Tesla is facing another lawsuit, and it's treading over old territory with this one. Fired Gigafactory workers are alleging that the electric car maker improperly terminated more than 500 people.
The proposed class action suit, filed on Sunday, stems from an email owner Elon Musk sent to Tesla leaders in early June – no, not the one where the billionaire said Tesla's workforce needed to be reduced by 10 percent.
According to the lawsuit [PDF], filed by two former employees at Musk's Nevada battery plant, Tesla moved far faster than it was legally allowed to when it fired employees at the gigafactory in the city of Sparks, NV.
Coinbase has axed 1,100 employees, cutting its workforce by 18 per cent, while the value of digital assets including Bitcoin plummet amid rising inflation rates in the US.
CEO Brian Armstrong announced on Tuesday he was "making the difficult decision to reduce the size of [the] team ... to stay healthy during this economic downturn." As the largest US cryptocurrency exchange, Coinbase employed about 1,250 employees at the start of 2021, when novel blockchain-based technologies such as NFTs and stablecoins exploded, launching the current Web3 hype to new heights.
But the glowing promise of getting rich from trading cryptocurrencies or cartoon apes is losing its shine, spelling bad news for Coinbase. Armstrong warned of a "crypto winter" as America looks set to enter a recession.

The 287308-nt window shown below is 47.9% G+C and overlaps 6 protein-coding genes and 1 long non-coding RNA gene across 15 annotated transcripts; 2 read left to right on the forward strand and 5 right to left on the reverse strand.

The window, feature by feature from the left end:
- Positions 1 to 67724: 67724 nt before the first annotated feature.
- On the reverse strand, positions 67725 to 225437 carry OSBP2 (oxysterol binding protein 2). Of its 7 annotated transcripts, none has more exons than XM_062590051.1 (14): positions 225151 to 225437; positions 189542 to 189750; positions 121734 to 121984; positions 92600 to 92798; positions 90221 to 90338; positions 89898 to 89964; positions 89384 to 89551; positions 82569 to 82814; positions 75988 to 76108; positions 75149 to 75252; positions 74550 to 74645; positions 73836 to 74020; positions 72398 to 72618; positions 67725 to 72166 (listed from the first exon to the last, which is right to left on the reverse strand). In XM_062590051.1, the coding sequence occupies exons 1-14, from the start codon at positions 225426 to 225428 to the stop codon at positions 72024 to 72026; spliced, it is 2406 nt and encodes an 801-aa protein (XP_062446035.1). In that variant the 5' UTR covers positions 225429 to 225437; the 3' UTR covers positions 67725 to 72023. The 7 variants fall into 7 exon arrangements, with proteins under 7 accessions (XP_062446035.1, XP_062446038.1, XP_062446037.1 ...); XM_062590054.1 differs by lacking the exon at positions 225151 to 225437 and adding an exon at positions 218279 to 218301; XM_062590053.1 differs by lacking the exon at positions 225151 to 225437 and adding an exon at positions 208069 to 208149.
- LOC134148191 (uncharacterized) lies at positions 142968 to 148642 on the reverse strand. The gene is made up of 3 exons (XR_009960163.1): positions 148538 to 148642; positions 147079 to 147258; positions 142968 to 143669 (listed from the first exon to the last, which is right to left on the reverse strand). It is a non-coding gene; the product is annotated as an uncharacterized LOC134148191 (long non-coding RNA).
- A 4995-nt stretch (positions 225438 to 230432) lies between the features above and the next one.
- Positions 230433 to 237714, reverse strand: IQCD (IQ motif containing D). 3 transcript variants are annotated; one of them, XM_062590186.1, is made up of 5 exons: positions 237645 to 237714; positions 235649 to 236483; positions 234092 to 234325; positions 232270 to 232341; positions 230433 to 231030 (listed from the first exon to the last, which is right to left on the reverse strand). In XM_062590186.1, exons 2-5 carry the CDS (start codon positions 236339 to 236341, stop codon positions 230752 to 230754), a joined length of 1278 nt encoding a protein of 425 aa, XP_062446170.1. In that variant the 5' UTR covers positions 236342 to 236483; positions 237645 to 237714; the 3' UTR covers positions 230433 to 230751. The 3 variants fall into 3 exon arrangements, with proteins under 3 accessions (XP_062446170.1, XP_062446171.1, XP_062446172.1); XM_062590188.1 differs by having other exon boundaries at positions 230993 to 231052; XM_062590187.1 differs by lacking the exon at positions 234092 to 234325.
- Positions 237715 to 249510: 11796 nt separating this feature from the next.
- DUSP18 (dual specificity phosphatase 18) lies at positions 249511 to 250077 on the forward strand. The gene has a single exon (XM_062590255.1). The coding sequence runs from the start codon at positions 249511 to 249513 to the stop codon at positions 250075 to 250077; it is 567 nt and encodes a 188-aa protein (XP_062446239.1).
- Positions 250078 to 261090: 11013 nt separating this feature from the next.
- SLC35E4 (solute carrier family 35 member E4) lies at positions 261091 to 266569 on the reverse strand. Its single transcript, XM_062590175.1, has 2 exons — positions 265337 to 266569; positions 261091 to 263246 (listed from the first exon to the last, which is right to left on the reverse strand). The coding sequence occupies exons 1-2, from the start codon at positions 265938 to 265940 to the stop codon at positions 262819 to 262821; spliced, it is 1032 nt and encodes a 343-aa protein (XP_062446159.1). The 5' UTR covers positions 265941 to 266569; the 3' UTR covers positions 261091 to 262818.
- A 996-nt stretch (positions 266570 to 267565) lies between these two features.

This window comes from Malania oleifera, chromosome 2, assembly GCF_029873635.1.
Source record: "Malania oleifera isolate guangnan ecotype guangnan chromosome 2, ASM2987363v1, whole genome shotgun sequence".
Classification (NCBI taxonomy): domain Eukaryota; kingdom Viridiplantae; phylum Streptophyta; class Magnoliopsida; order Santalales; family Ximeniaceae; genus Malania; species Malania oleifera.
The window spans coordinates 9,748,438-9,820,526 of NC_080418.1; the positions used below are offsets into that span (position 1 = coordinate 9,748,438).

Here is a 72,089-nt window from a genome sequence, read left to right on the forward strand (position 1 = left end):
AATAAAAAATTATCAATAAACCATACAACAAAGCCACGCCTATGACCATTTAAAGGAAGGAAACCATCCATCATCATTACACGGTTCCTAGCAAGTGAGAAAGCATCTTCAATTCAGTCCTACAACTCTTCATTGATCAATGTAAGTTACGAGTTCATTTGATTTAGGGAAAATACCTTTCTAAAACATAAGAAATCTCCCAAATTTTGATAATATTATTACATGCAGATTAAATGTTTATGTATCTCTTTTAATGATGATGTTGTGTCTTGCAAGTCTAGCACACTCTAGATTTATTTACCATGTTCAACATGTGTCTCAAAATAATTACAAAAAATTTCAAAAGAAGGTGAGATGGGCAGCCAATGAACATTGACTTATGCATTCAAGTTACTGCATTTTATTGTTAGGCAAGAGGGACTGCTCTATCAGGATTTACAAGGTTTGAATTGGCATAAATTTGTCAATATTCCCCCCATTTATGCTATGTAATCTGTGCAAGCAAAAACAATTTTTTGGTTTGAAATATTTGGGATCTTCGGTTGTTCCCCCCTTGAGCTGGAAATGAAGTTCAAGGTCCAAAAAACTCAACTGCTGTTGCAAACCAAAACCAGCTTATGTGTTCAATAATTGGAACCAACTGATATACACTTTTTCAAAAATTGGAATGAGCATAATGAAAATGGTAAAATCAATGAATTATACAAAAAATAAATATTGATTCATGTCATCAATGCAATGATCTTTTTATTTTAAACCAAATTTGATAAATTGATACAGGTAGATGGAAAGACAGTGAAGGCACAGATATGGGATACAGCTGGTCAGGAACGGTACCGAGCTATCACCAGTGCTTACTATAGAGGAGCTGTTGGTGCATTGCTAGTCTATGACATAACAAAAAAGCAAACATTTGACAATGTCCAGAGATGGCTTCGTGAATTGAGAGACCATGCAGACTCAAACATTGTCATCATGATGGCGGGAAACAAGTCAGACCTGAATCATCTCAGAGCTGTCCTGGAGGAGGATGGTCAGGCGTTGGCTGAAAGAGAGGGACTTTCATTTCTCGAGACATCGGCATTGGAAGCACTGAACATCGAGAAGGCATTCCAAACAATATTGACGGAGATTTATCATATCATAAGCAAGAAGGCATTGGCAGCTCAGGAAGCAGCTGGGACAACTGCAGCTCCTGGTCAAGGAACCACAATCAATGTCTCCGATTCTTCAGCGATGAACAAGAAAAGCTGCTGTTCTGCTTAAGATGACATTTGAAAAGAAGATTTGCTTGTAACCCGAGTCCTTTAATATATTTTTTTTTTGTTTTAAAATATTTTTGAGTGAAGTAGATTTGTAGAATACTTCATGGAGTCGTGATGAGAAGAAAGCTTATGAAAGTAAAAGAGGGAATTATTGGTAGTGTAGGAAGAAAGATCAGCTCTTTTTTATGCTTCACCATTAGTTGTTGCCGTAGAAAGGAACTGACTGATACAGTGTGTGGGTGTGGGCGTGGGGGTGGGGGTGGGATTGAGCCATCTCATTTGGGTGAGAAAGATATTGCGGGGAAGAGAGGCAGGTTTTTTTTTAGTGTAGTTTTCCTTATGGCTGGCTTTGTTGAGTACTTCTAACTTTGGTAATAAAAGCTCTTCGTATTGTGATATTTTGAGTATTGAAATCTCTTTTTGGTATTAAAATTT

Orders for PCs are forecast to shrink in 2022 as consumers confront rising inflation, the war in Ukraine, and lockdowns in parts of the world critical to the supply chain, all of which continue.
So says IDC, which forecast shipments to decline 8.2 percent year-on-year to 321.2 million units during this calendar year. This follows three straight years of growth, the last of which saw units shipped rise to 348.8 million.
Things might be taking a turn for the worse but they are far from disastrous for an industry revived by the pandemic when PCs became the center of many people's universe. Shipments are still forecast to come in well above the pre-pandemic norms; 267 million units were shipped in 2019.
US PC shipments fell by double digits in the first quarter of 2022, mostly due to the collapse of Chromebook orders, yet the effect of inflation and a greater mix of higher spec machines lifted the value of those sales.
According to data compiled by tech analyst Canalys, some 19.554 million units were shipped into the channel during the three months, down 14 percent year on year, but revenues were up a whopping 40 percent.
This is the third straight quarter of unit sale declines after the "relative strengths of end-user segments changed," said Brian Lynch, research analyst. "The consumer and education segments saw demand slow further due to market saturation and rising concerns about inflation, which peaked in March at 8.5 percent, the highest rate of 12-month increase since 1981."
Ever since Lenovo acquired IBM’s x86 server business in 2014, one thing has proven elusive: profit.
Now the company can point to a pair of consecutive quarters, and a full year, in the black.
The Chinese kit-maker yesterday reported Q4 and FY 2022 results, with quarterly revenue of $16.7 billion representing seven percent year on year growth. Annual revenue reached $71.6 billion, an increase of 18 percent. Annual net income topped $2 billion.